Paul Van Ripper’s Big Victory: Creating Structure for Spontaneity
• The opposing side of thin-slicing, a plethora of information, can create a dilemma.
• Gladwell introduces us to Paul Van Riper, a retired Marine commander.
• He also took a scenario of a doctor, choosing whether to operate a patient or not who is suffering from heart attack- based on decision tree.

“And if you are given too many choices, if you are forced to consider much more than your unconscious is comfortable with, you get paralyzed. Snap judgments can be made in a snap because they are frugal, and if we want to protect our snap judgments, we have to take steps to protect that frugality.”
Chapter 4-A Crisis in the ER
Solution 1-The doctors at Cook County ER in Chicago were overwhelmed with the number of patients complaining of chest pains.

2-To make matters worse, the doctors had trouble diagnosing the patients because they were stuck considering a wide variety of information like health history, ECB readings, blood pressure and more.
3- The process required doctors to only use a few defined symptoms in their analysis including the patients family tree history if any had heart problems before, treating the patients increased the doctor’s accuracy by 70 percent. Needless to say it was a very imprecise system.
Ch. 4, Part 5-When Less Is More
1-The Cook County experiment shows that the presence of more information does not lead to better decisions. All of the extra information – health history, ECG, etc. – does occasionally help, but more often than not it complicates things. This is what happened to Blue Team in Millennium Challenge.
2-Overwhelming information gives a situation or a surrounding unable to make rational or accurate decision.
3-Gladwell says that there are two important lessons here:
A. Good decision making requires a balance between thoughtful and instinctive thinking.
B. Frugality matters when making good decisions. Sometimes less is more and better.
4-Gladwell goes on to say that a good decision maker is able to edit. “If you get too caught up in the production of information, you drown in the data." that extra information is more than useless. It’s harmful. It confuses the issues. What screws up doctors when they are trying to predict heart attacks is that they take too much information into account..
Museum's purchase of a statue that turned out to be a forgery. The Getty was approached by an art dealer in 1983 who claimed to have a sixth century B.C. Greek statue for sale—a kouros. Although officials at the museum were somewhat suspicious initially, they decided to purchase the statue after a 14-month investigation.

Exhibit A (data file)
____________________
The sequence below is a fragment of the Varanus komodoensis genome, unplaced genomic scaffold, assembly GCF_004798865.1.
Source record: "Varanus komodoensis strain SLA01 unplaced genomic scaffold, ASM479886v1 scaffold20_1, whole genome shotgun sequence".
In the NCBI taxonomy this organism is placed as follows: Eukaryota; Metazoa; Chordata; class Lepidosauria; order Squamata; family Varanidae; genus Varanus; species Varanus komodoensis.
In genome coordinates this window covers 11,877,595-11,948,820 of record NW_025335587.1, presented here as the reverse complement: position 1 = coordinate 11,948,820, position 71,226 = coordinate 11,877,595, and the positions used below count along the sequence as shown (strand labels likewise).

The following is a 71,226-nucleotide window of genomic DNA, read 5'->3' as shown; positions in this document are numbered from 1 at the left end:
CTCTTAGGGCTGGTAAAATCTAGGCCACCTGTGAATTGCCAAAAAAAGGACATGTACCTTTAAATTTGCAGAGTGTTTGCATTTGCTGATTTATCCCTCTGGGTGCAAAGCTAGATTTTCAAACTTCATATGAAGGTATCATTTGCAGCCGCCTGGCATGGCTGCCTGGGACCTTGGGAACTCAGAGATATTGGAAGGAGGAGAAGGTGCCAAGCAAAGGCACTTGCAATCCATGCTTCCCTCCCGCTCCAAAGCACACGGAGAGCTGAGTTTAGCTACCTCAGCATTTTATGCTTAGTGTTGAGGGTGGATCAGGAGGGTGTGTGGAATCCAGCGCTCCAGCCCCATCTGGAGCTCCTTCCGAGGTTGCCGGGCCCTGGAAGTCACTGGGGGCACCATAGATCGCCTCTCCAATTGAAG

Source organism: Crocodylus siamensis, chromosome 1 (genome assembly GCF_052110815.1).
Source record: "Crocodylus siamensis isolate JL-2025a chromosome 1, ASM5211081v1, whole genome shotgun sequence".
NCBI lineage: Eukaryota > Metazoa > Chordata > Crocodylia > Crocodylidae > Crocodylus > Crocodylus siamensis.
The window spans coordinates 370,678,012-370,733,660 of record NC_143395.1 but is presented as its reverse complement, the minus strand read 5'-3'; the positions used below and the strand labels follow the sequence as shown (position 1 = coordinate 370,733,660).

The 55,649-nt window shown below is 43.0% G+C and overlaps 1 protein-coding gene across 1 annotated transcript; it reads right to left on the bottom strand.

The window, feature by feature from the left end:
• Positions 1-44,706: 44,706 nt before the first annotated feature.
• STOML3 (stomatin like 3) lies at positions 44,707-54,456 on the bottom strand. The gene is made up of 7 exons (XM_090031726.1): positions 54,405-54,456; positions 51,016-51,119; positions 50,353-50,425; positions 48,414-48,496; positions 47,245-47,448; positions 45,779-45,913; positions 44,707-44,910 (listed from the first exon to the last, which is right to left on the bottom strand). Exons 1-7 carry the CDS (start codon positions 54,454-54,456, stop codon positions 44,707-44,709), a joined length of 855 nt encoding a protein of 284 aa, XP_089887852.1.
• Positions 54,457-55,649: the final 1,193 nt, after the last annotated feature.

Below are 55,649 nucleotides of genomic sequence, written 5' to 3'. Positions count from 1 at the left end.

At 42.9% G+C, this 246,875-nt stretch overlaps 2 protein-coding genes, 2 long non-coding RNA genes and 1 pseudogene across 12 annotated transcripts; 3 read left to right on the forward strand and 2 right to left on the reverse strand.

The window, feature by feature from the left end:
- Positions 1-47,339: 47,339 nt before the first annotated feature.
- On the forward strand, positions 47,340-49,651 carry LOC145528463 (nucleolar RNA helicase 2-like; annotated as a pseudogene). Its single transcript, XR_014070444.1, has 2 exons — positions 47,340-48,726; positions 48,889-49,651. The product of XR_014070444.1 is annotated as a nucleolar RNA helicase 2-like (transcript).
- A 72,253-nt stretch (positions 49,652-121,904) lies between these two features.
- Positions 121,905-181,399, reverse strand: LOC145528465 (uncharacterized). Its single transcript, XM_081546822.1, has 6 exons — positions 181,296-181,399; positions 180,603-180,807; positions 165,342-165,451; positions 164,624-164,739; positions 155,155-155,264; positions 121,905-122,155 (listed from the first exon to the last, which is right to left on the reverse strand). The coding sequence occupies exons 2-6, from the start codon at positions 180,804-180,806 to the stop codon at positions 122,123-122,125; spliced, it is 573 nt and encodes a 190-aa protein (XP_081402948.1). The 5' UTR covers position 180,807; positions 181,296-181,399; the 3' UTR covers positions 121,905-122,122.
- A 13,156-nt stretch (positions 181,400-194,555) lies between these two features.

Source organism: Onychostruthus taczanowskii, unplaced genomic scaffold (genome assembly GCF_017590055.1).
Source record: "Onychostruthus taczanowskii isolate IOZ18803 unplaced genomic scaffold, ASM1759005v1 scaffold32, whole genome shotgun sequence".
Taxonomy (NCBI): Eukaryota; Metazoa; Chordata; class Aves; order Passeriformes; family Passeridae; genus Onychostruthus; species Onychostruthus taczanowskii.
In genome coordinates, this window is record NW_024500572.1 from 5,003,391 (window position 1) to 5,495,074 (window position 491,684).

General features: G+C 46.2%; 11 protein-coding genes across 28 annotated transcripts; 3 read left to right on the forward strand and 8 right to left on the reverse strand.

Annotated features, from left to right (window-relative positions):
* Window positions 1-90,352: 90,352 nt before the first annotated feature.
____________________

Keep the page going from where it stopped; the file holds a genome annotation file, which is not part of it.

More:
Thin slicing: observing details about someone or something in order to form a larger opinion.
1. Fast and Frugal
Imagine that I were to ask you to play a very simple gambling game. In front of you there is a blue deck of card and a red deck of card. Each card in those 2 decks either wins you a sum of money or costs you some money, and your job is to turn over cards from any
of the decks, one at a time, in such a way that maximizes your winnings.

What you don't know is that the red deck of card is a minefield. The rewards are high but when you lose, you lose a lot.

Actually, you can win only by picking blue cards. So how much time will it take you to realize it?

A study shows that we kind of get a hunch of what's going on after picking 50 cards and after 80 cards we figured it out.

But in reality our subconsciousness figured it out after only 10 cards!
This is the reason why sampling methods aren't 100% accurate. Two main reasons come out:
They aren't representative of the real experience (Coke)
They are based on what has worked, which means that some things which are different do bad on these tests (Chair, Kenna)
People's first impressions of products or services are often biased by the history they have with the product or service. For example, when a new product comes out, the general public, who have no history with the product, cannot imagine a future with the product. However, people who are experts in the domain will understand the point of the product and will have different first impressions, if compared with consumers in general.
f
This chapter mentions about how a
one person can misjudge someone
so rapidly, before trying to find out
what the other person is thinking or
feeling. Even by taking a second to
look at their face or into their
eyes you can tell what the other
person is feeling. By taking a second
you can save someone's life or make
a scenario less chaotic.
Full transcript